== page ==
Awards and citations:

1997: Le Prix du Champagne Lanson Noble Cuvée Award for investigations into Champagne for the Millennium investment scams

2001: Le Prix Champagne Lanson Ivory Award for

2011: Vindic d'Or MMXI – 'Meilleur blog anti-1855'

2011: Robert M. Parker, Jnr: ‘This blogger...’:

2012: Born Digital Wine Awards: No Pay No Jay – best investigative wine story

2012: International Wine Challenge – Personality of the Year Award

Monday, 15 July 2013

#TDF13: Froome's triumph on Ventoux prompts doubts

Mont Ventoux from a vineyard in Rasteau

Chris Froome produced a great ride on Ventoux yesterday to win the stage and pulverise his rivals. He is the first holder of the Yellow jersey to win on Ventoux since Eddy Merckx in 1970. Sky, in particular Peter Kennaugh and Richie Porte, did a great job in thinning the peloton down to just Alberto Contador by the time there was 7 kilometres to go. At this point Porte peeled off and Froome attacked Contador pedalling at a very high cadence but remaining sitting in the saddle – often riders stand on the pedals to launch an attack. Contador rapidly fell away unable to match Froome's speed. 

Nairo Quintana had previously attacked (12K from top) and built up a maximum advantage of some 40 seconds, which Porte's acceleration pulled back to no more than 10/15. Froome quickly caught Quintana a little before Chalet Reynaud. They stayed together despite several attacks by Froome until within two kilometres of the summit and just by the Tommy Simpson Memorial, when Quintana cracked. On the finishing line Froome had 29 seconds on Quintana and much bigger chunks on the rest of his rivals – Mikel Nieve and Joaquim Rodriguez (1.23 min), Romain Kreuziger and Alberto Contador (1.40), Jakob Fulsang (1.43), Bauke Mollema (1.46), Laurens ten Dam (1.53), Jean-Christophe Peraud (2.08) and Alejandro Valverde (2.32).

Earlier Froome had benefitted from long stints by Europcar and Movistar on the front of the peloton to limit the gains of the breakaway. 

Yesterday's victory takes Froome's TDF stage wins to three

Perhaps because they failed to properly investigate Lance Armstrong, some of the Press has been keen to express doubts over Froome and Sky's claims that their riders are clean. There have also been many comments on Twitter.

All this is suspicion. There is no evidence that Chris Froome is not clean: he hasn't tested positive and the biological passport makes doping more difficult than it did even in Armstrong's time. I'm not surprised he dropped Contador, who is not the same rider as he was in 2009. Alberto has lost his thrilling acceleration on the climbs, had a horrible time on the climb to Ax 3 Domaines and clearly blew just before the end of the Ventoux climb yesterday. Quintana, who is only 23, may well have made his effort too early, so was unable to match Froome at the end of the climb. Also in last year's Tour it was pretty clear that Froome could out climb everyone else including Nibali and had to be restrained by Sky from tearing off up several mountains.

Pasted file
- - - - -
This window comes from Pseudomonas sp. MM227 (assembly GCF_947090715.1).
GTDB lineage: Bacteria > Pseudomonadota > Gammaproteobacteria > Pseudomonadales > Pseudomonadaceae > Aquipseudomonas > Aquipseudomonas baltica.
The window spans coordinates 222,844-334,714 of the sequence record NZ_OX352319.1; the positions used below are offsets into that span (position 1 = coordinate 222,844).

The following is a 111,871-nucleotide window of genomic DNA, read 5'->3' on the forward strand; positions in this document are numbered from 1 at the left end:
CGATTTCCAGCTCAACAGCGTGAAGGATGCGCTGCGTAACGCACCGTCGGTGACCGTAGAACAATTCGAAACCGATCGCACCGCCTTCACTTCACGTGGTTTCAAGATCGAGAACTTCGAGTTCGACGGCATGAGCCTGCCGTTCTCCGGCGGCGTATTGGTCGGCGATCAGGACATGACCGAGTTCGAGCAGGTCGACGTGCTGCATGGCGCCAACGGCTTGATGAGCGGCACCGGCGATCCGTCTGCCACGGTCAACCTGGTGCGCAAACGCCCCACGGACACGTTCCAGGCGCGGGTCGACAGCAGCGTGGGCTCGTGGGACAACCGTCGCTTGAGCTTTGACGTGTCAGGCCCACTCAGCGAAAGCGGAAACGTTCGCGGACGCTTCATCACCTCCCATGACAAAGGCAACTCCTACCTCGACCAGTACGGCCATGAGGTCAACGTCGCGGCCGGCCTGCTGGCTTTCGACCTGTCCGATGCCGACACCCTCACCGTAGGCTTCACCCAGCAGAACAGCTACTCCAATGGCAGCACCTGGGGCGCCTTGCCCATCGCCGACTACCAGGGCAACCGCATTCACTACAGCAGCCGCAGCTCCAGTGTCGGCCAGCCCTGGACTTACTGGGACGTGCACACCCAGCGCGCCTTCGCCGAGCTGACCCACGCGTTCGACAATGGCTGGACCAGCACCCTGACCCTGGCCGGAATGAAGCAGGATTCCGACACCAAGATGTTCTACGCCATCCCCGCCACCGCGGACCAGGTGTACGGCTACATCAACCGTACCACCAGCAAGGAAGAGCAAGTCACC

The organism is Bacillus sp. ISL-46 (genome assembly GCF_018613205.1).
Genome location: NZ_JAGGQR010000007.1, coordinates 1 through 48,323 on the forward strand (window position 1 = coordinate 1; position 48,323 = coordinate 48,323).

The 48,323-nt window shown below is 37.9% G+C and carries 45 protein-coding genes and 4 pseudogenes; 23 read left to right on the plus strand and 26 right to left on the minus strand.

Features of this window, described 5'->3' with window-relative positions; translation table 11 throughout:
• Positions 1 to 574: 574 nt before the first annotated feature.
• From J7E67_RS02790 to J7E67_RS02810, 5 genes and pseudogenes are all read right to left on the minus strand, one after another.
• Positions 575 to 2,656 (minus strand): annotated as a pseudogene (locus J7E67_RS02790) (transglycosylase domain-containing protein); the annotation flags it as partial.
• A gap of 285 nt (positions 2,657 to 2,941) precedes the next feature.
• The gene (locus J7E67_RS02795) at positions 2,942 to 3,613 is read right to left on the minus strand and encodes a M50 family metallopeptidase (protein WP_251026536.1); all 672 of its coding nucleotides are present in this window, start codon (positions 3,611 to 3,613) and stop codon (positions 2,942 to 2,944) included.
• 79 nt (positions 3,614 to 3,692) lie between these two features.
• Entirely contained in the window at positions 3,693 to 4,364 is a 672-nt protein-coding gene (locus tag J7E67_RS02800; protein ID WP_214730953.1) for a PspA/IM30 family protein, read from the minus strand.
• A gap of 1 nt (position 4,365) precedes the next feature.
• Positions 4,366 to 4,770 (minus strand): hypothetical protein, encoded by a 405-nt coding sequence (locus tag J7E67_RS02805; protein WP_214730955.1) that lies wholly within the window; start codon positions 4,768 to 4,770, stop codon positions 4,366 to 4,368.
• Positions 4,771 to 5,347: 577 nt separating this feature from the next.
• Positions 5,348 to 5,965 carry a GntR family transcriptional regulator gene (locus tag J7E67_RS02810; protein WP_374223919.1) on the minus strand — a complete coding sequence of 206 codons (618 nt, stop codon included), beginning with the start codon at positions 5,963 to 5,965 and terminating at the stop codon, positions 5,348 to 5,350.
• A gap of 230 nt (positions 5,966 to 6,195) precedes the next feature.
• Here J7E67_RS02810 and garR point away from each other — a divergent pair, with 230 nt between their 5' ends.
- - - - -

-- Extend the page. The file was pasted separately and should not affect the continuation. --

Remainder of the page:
Until I have good reason to doubt I'm ready to accept David Brailsford, Froome and Sky's explanation that Chris' performance is down to the training programme that harnesses his natural ability. After all Brailsford transformed UK track cycling. It is very sad but not surprising that the recent history of doping with Armstrong and many others along with the failure of leadership by the UCI has tarred cycling. This hasn't, however, stopped many thousands from coming out to watch Le Tour.  

Overall standings after Stage 15    

 1. Chris Froome                       61.11.43
 2. Bauke Mollema                        4.14
 3. Alberto Contador                     4.25
 4. Roman Kreuziger                     2.28
 5. Laurens Ten Dam                    4.54 
 6. Nairo Quintana                        5.18 (White Jersey for best young rider)
 7. Jacob Fuglsang                        6.22
 8. Joaquin Rodriguez                    7.11
 9. Jean-Christophe Peraud            7.47 (the leading French rider)
10. Michal Kwiatkowski                  7.58 
11. Daniel Martin                          8.28
12. Michael Rogers                        9.54
13. Andrew Talansky                    12.32
14. Maxime Monfort                     13.47
15. Alejandro Valverde                 14.42
16. Cadel Evans                          15.40
17. Mikel Nieve                           18.12
18. Andy Schleck                        19.14
19. Daniel Moreno                       21.42
20. Daniel Navarro                      23.36




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